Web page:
The Arabic term for "negative theology" is lahoot salbi, which is a "system of theology" or nizaam al lahoot in Arabic. Different traditions/doctrine schools in Islam called Kalam schools (see Islamic schools and branches) use different theological approaches or nizaam al lahoot in approaching God in Islam (Allah, Arabic الله) or the ultimate reality. The lahoot salbi or "negative theology" involves the use of ta'til, which means "negation," and the followers of the Mu'tazili school of Kalam, founded by Imam Wasil ibn Ata, are often called the Mu'attili, because they are frequent users of the ta'til methodology.

Shia Islam is another sect that adopted "negative theology". Most Salafi/Athari adherents reject this methodology because they believe that the Attributes of God, as depicted in Islamic scriptures is to be literal. But most Sunnis, who are Ash'ari and Maturidi by Kalam use ta'til to some extent, if not completely. The Sufis greatly depend on the use of ta'til in their spirituality, though they often also use Cataphatic theology.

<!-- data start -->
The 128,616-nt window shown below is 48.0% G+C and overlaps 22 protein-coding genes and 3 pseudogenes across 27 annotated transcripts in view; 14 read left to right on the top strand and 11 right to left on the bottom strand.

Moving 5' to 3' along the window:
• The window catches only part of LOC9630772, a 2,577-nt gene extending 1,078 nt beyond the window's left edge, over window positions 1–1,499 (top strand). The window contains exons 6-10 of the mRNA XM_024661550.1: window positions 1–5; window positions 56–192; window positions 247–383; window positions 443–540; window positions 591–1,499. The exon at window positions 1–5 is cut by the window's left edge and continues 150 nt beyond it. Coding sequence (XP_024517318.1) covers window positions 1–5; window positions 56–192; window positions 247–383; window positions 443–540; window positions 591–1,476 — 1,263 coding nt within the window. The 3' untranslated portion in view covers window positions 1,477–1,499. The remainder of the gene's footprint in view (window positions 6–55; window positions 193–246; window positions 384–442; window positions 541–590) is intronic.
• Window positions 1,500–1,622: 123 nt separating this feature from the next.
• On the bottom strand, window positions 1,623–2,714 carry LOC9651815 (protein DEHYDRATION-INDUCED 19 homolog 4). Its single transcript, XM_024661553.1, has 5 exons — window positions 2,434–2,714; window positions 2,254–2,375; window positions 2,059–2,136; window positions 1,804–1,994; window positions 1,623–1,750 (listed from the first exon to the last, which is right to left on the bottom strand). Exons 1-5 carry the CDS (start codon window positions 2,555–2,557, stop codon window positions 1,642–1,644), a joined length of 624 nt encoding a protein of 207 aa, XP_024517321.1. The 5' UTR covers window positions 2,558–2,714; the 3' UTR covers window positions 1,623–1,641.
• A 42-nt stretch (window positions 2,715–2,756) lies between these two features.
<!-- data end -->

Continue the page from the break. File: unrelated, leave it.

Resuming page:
In the Jewish tradition[edit]

See also: Philo

In Jewish belief, God is defined as the Creator of the universe: "In the beginning God created the heaven and the earth" (Genesis 1:1); similarly, "I am God, I make all things" (Isaiah 44:24). God, as Creator, is by definition separate from the physical universe and thus exists outside of space and time. God is therefore absolutely different from anything else, and, as above, is in consequence held to be totally unknowable. It is for this reason that we cannot make any direct statements about God. (See Tzimtzum (צמצום): the notion that God "contracted" his infinite and indescribable essence in order to allow for a "conceptual space" in which a finite, independent world could exist.)[21]

Bahya ibn Paquda shows that our inability to describe God is similarly related to the fact of His absolute unity. God, as the entity which is "truly One" (האחד האמת), must be free of properties and is thus unlike anything else and indescribable; see Divine simplicity. This idea is developed fully in later Jewish philosophy, especially in the thought of the medieval rationalists such as Maimonides and Samuel ibn Tibbon.

It is understood that although we cannot describe God directly (מצד עצמו) it is possible to describe Him indirectly via His attributes (תארים). The “negative attributes” (תארים שוללים) relate to God Himself, and specify what He is not. The “attributes of action” (תארים מצד פעולותיו), on the other hand, do not describe God directly, rather His interaction with creation [2]. Maimonides was perhaps the first Jewish Thinker to explicitly articulate this doctrine (see also Tanya Shaar Hayichud Vehaemunah Ch. 8):